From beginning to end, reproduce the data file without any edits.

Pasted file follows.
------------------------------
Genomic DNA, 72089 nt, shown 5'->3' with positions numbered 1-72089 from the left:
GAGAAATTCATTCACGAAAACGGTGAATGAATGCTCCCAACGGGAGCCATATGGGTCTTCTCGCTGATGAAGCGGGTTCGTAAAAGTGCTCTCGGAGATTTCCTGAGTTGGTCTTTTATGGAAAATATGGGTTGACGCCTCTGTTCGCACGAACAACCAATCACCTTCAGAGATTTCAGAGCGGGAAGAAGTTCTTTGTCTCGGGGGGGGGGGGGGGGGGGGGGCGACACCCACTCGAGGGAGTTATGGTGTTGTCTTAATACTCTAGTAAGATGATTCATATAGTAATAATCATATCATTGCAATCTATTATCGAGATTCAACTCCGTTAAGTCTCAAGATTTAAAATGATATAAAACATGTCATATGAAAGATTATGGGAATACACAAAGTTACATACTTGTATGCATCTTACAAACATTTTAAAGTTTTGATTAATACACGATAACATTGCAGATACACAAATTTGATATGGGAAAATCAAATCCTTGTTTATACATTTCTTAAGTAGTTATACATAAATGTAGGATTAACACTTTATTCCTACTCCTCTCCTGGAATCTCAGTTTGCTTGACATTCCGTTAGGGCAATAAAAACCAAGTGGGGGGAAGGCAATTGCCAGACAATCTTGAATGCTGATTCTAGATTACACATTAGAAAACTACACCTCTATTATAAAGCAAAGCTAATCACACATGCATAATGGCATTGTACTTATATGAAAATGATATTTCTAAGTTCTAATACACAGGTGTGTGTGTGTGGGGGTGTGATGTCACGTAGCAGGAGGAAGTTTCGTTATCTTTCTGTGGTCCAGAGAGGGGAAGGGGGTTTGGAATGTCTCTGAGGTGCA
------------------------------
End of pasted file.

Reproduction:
Genomic DNA, 72089 nt, shown 5'->3' with positions numbered 1-72089 from the left:
GAGAAATTCATTCACGAAAACGGTGAATGAATGCTCCCAACGGGAGCCATATGGGTCTTCTCGCTGATGAAGCGGGTTCGTAAAAGTGCTCTCGGAGATTTCCTGAGTTGGTCTTTTATGGAAAATATGGGTTGACGCCTCTGTTCGCACGAACAACCAATCACCTTCAGAGATTTCAGAGCGGGAAGAAGTTCTTTGTCTCGGGGGGGGGGGGGGGGGGGGGGCGACACCCACTCGAGGGAGTTATGGTGTTGTCTTAATACTCTAGTAAGATGATTCATATAGTAATAATCATATCATTGCAATCTATTATCGAGATTCAACTCCGTTAAGTCTCAAGATTTAAAATGATATAAAACATGTCATATGAAAGATTATGGGAATACACAAAGTTACATACTTGTATGCATCTTACAAACATTTTAAAGTTTTGATTAATACACGATAACATTGCAGATACACAAATTTGATATGGGAAAATCAAATCCTTGTTTATACATTTCTTAAGTAGTTATACATAAATGTAGGATTAACACTTTATTCCTACTCCTCTCCTGGAATCTCAGTTTGCTTGACATTCCGTTAGGGCAATAAAAACCAAGTGGGGGGAAGGCAATTGCCAGACAATCTTGAATGCTGATTCTAGATTACACATTAGAAAACTACACCTCTATTATAAAGCAAAGCTAATCACACATGCATAATGGCATTGTACTTATATGAAAATGATATTTCTAAGTTCTAATACACAGGTGTGTGTGTGTGGGGGTGTGATGTCACGTAGCAGGAGGAAGTTTCGTTATCTTTCTGTGGTCCAGAGAGGGGAAGGGGGTTTGGAATGTCTCTGAGGTGCA